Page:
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Red Brick Disproportionately Dominates Harvard Square, Dismaying Preservationists and Influencing Contracts

CAMBRIDGE CITY JOURNAL

By Alessandra M. Galloni, Crimson Staff Writer

There is such a thing as too much red brick.

But it has taken Harvard Square 300 years to realize it.

A wave of New England colonial nostalgia has led to the construction of new red brick buildings, homes, stores, and pathways in Harvard Square during the past three decades.

But now many community members and organizations that have lobbied for red brick buildings in the past worry that the Square is suffering from a severe case of sameness.

"It's been overdone," said Gladys M. Gifford, Harvard Square Defense Fund president. "The general feeling is that red brick is compatible... and nobody is very courageous."

Red brick may be popular. But is it authentic?

Both the Harvard Square Defense Fund and the Cambridge Historical Society say, "not entirely." While the myth of colonial Cambridge may be red brick, the 18th Century revolutionary reality happened in humble wood, experts say.

To be sure, historians say red brick is an authentic representation of Cambridge in the 1800s.

"In the late colonial period, almost nothing was red brick," said John Glasgow, Professor of Architecture at the Design School. "That comes from the 19th century."

Both the Defense Fund and the Cambridge Historical Society are now trying to keep some evidence of the 1700s in the Square.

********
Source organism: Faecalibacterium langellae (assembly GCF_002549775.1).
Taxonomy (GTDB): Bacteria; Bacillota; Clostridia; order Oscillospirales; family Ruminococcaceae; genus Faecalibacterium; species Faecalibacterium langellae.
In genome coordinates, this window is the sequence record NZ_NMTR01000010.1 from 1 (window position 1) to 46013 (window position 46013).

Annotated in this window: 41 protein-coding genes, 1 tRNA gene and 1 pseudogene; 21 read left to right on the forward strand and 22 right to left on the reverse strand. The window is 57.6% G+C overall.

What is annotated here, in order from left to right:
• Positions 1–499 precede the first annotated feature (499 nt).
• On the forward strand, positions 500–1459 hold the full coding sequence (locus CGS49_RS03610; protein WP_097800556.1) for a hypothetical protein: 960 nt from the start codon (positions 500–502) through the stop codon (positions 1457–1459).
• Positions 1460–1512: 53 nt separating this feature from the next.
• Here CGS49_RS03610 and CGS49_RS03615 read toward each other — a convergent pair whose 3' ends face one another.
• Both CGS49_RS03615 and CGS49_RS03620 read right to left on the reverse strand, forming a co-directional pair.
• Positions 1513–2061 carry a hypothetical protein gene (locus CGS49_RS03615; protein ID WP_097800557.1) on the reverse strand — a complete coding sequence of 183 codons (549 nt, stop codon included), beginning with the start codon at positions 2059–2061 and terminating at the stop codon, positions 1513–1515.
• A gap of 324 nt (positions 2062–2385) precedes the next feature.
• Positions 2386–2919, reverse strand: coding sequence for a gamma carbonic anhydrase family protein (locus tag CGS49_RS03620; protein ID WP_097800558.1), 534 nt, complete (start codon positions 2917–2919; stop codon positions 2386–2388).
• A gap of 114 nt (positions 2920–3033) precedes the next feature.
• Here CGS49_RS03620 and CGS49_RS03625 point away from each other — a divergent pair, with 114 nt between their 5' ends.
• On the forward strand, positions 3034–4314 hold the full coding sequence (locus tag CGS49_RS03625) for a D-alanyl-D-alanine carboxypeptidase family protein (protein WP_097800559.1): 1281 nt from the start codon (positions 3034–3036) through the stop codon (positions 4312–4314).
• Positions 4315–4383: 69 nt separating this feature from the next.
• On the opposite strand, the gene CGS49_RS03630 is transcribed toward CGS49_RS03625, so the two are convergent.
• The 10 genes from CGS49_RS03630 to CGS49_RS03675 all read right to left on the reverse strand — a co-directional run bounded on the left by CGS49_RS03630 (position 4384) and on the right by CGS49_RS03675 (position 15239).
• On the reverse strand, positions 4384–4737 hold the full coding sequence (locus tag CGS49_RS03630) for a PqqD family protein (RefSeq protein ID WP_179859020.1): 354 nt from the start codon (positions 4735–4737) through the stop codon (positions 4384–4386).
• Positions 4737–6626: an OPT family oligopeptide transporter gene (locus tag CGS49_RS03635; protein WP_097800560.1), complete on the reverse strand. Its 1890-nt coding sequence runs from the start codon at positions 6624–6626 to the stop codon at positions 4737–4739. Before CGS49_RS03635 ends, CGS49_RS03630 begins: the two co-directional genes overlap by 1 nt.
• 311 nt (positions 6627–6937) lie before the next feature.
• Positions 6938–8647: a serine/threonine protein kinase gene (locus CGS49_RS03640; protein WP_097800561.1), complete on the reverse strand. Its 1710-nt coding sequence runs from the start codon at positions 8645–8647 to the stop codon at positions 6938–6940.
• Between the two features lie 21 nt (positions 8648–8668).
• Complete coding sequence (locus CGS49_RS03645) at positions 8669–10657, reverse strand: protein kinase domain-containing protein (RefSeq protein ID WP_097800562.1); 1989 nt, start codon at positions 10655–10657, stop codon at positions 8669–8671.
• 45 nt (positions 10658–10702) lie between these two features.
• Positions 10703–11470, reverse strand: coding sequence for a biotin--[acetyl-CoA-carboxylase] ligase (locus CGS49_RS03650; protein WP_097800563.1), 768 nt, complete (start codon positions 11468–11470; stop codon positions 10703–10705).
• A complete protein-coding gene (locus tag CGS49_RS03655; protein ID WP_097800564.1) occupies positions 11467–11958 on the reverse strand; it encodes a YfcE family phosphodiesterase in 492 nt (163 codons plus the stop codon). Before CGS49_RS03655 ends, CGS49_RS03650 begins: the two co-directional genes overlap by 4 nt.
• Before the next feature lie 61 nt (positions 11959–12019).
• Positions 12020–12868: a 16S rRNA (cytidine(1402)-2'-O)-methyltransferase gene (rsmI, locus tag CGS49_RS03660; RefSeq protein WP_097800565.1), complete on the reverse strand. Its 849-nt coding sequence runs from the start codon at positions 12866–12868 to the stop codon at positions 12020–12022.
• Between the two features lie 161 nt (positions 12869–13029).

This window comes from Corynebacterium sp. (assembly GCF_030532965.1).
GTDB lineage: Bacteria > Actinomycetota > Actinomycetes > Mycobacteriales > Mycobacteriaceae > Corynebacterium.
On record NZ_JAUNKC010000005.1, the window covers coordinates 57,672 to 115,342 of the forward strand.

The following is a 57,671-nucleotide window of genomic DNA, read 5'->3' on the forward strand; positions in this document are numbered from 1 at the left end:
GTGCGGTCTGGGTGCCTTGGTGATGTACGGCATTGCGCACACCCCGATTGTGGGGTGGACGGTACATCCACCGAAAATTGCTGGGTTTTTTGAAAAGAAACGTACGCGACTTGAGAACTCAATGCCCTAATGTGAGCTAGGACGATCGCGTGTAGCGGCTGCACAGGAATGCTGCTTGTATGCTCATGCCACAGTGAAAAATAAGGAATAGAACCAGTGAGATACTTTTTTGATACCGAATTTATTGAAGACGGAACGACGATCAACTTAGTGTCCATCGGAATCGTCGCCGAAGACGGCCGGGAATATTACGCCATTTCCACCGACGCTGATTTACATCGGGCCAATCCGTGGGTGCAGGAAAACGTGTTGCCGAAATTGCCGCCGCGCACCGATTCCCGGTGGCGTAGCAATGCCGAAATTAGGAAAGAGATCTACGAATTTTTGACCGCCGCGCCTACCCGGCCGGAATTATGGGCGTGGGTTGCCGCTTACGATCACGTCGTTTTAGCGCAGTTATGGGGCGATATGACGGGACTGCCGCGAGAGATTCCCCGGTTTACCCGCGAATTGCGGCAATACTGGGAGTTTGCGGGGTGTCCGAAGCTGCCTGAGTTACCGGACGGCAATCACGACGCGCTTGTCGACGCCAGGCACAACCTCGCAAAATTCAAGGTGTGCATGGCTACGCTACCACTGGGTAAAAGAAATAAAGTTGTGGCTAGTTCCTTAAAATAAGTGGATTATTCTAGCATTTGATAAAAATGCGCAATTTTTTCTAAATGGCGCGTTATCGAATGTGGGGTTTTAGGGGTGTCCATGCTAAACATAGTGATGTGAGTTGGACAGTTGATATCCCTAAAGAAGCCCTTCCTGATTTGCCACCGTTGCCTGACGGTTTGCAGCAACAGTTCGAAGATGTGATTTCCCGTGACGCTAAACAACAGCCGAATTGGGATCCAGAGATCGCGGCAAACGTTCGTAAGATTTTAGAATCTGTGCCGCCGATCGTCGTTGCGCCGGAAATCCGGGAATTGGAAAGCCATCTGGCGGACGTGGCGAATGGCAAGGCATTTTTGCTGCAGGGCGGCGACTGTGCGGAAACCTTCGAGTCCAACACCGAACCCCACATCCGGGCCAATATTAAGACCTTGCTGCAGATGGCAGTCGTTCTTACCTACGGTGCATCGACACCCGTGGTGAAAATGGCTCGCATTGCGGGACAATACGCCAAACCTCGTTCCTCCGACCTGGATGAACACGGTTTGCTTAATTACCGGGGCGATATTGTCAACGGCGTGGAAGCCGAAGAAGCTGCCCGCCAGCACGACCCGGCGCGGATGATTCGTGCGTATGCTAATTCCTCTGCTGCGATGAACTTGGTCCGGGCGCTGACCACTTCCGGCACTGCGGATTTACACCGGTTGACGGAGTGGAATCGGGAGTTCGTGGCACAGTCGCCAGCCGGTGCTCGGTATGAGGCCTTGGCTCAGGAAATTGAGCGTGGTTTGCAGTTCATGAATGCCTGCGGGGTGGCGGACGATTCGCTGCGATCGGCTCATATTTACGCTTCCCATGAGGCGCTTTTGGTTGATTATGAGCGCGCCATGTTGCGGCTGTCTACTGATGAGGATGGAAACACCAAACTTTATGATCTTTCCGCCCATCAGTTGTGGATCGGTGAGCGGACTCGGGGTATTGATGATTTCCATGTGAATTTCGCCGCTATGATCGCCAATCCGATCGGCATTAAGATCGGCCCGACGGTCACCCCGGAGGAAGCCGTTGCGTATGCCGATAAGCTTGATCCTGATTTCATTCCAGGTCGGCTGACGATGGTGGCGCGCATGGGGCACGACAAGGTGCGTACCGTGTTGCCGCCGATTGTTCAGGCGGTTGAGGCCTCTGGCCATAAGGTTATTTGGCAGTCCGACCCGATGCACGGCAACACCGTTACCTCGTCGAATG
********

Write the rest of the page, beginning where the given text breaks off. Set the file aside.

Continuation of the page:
"We're trying to get away from [red brick] and go back," said Erika Bruner, an official of the Cambridge Historical Society. "We want to show the ravages of time."

"We tried to keep a lot of wood buildings," said Gifford. "On Mt. Auburn street, for example, a wooden frame construction is now a very mundane brick building."

But preservationists have run into a brick wall in dealing with local contractors.

Ever since Harvard's building boom in the early 1800s, red brick buildings have remained a symbol of old New England industrial Yankee charm.

In the middle of this century, community groups insisted on using red brick to construct new or renovate old buildings, and developers saw this as an easy way to gain acceptance of their contracts, said Charles Sullivan, president of the Cambridge Historical Committee.

"There was a great deal of community involvement," said Sullivan. "They asked for brick that would match Harvard University."

Harvard it seems, is a bastion of red brickism.

"It's because red brick wears well and looks classy around Harvard," Glasgow said.

When Graham Gund Architects began work on the Inn at Harvard, the University Planning Committee, which commissioned and oversaw the building of the hotel, wanted it to match the style of the college, said Alec Holser, an associate of Graham Gund architects.

"We mostly tried to make it fit in with the academic buildings," said Holser "They rent out the rooms to people associated with the university."

But lower cost combined with durability, packaged in a pleasant, traditional look, has perhaps been the greatest factor in red brick reproducibility in the Square.

"The stuff built in red brick looks nice," said Glasgow. "Buildings like William James and the Carpenter Center are not aging very well."

"When you make it look like red brick it becomes timeless," he said.

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